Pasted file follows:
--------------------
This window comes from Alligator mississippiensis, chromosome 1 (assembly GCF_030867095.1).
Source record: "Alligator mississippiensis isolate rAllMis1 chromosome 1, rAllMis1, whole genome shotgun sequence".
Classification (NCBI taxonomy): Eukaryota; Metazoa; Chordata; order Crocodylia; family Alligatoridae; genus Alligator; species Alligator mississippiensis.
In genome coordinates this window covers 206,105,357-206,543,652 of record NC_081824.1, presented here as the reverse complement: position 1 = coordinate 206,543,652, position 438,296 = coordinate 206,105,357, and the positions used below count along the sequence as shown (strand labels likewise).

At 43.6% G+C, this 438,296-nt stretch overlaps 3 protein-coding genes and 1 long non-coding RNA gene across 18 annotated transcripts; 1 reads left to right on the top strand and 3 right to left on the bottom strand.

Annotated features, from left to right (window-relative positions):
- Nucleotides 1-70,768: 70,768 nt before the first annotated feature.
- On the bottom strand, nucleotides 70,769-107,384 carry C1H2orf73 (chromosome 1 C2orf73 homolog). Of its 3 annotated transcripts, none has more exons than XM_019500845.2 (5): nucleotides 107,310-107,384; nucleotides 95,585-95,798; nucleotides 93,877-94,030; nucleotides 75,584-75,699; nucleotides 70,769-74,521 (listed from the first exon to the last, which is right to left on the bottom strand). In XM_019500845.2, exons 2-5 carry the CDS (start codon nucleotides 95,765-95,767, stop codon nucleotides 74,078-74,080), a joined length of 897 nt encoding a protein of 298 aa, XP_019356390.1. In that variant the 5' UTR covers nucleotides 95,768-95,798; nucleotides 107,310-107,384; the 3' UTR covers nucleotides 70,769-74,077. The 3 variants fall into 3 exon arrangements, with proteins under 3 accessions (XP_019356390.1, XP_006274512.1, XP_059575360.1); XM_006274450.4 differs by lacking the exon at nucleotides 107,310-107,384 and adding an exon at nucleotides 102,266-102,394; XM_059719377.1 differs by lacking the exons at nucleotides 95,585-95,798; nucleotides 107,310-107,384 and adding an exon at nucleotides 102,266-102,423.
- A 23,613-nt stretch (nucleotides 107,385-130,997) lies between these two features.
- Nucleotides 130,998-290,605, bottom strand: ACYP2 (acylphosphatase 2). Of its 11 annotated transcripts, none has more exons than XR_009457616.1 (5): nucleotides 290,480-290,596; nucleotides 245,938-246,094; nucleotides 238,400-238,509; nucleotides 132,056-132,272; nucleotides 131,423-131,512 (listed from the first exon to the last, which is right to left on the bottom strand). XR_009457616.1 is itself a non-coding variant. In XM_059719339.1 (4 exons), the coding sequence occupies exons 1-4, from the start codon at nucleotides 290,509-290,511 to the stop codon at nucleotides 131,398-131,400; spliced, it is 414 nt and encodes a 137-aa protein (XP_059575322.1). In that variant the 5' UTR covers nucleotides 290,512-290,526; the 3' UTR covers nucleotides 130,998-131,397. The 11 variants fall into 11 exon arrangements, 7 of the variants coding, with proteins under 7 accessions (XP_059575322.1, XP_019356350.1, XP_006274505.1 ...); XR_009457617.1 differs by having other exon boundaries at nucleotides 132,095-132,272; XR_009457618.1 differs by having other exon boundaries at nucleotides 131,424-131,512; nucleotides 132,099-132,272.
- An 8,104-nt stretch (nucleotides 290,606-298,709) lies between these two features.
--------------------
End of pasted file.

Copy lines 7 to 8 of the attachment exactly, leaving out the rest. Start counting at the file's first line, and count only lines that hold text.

- Nucleotides 1-70,768: 70,768 nt before the first annotated feature.
- On the bottom strand, nucleotides 70,769-107,384 carry C1H2orf73 (chromosome 1 C2orf73 homolog). Of its 3 annotated transcripts, none has more exons than XM_019500845.2 (5): nucleotides 107,310-107,384; nucleotides 95,585-95,798; nucleotides 93,877-94,030; nucleotides 75,584-75,699; nucleotides 70,769-74,521 (listed from the first exon to the last, which is right to left on the bottom strand). In XM_019500845.2, exons 2-5 carry the CDS (start codon nucleotides 95,765-95,767, stop codon nucleotides 74,078-74,080), a joined length of 897 nt encoding a protein of 298 aa, XP_019356390.1. In that variant the 5' UTR covers nucleotides 95,768-95,798; nucleotides 107,310-107,384; the 3' UTR covers nucleotides 70,769-74,077. The 3 variants fall into 3 exon arrangements, with proteins under 3 accessions (XP_019356390.1, XP_006274512.1, XP_059575360.1); XM_006274450.4 differs by lacking the exon at nucleotides 107,310-107,384 and adding an exon at nucleotides 102,266-102,394; XM_059719377.1 differs by lacking the exons at nucleotides 95,585-95,798; nucleotides 107,310-107,384 and adding an exon at nucleotides 102,266-102,423.